A theory of Greek colonisation : EIA Thrace and initial Greek contacts.
Owen, Sara Susan
University of Cambridge
Faculty of Classics
Doctor of Philosophy (PhD)
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Owen, S. S. (1999). A theory of Greek colonisation : EIA Thrace and initial Greek contacts. (Doctoral thesis). https://doi.org/10.17863/CAM.11622
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The study of Greek colonisation is still dominated by Hellenocentric and Imperialist approaches. Furthermore, culture historical methodologies are still common. Studies often prioritise Imperialist readings of Greek literature, and even (as demonstrated here) restore fragments of Archilochos according to these assumptions. They also demonstrate a reified view of ethnicity, particularly in their adherence to the model of 'Hellenisation'. This thesis attacks the colonialist assumptions which pervade even the more theoretically sophisticated literature on the subject. Instead it attempts to provide a theoretically-informed account of the Greek settlement of Thrace, a region complicated by the presence of a divisive national frontier between Greece and Bulgaria. It rejects the Hellenocentric models and attempts to contextualise the first material evidence of Thracian contacts with Greeks. In so doing, thiss tudy demonstrates that first contacts with Greeks must be seen in the context of profound social (in which are embedded technological and economic) changes within Thrace which led to the active seeking out of exotic objects on the part of nascent elites. It does this through the media of studies on the adoption of iron, landscape, megaliths and burial in Early Iron Age Thrace, and a case study of burial, settlement and cult evidence from the island of Thasos. This thesistherefore has wider implications than just for the study of the Early Iron Age, or Greek 'colonisation' of this area. It demonstrates that the local social context is crucial to understanding the nature of the phenomenon of Greek colonisation. More than that, it demonstrates that the local context and local populations can no longer be seen as tabulae rasae for the imposition of Greek culture.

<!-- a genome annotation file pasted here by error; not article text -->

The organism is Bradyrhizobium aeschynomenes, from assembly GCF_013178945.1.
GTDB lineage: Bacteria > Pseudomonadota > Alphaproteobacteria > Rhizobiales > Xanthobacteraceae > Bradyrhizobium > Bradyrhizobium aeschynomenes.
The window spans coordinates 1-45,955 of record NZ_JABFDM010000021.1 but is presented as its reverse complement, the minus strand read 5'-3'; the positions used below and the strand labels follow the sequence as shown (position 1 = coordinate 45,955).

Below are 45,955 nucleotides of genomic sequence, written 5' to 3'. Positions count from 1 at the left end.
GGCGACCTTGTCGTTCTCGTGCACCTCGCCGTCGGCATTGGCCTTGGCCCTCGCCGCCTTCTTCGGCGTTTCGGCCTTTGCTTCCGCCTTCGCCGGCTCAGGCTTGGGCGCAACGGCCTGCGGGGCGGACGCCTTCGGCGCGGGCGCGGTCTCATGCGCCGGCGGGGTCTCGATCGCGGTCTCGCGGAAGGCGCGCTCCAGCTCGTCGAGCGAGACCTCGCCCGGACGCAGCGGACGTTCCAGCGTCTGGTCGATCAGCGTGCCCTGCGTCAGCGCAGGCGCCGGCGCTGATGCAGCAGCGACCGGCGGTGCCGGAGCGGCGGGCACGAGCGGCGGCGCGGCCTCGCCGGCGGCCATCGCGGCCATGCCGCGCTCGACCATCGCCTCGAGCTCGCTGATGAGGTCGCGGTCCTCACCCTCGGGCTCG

This record's DOI: https://doi.org/10.17863/CAM.11622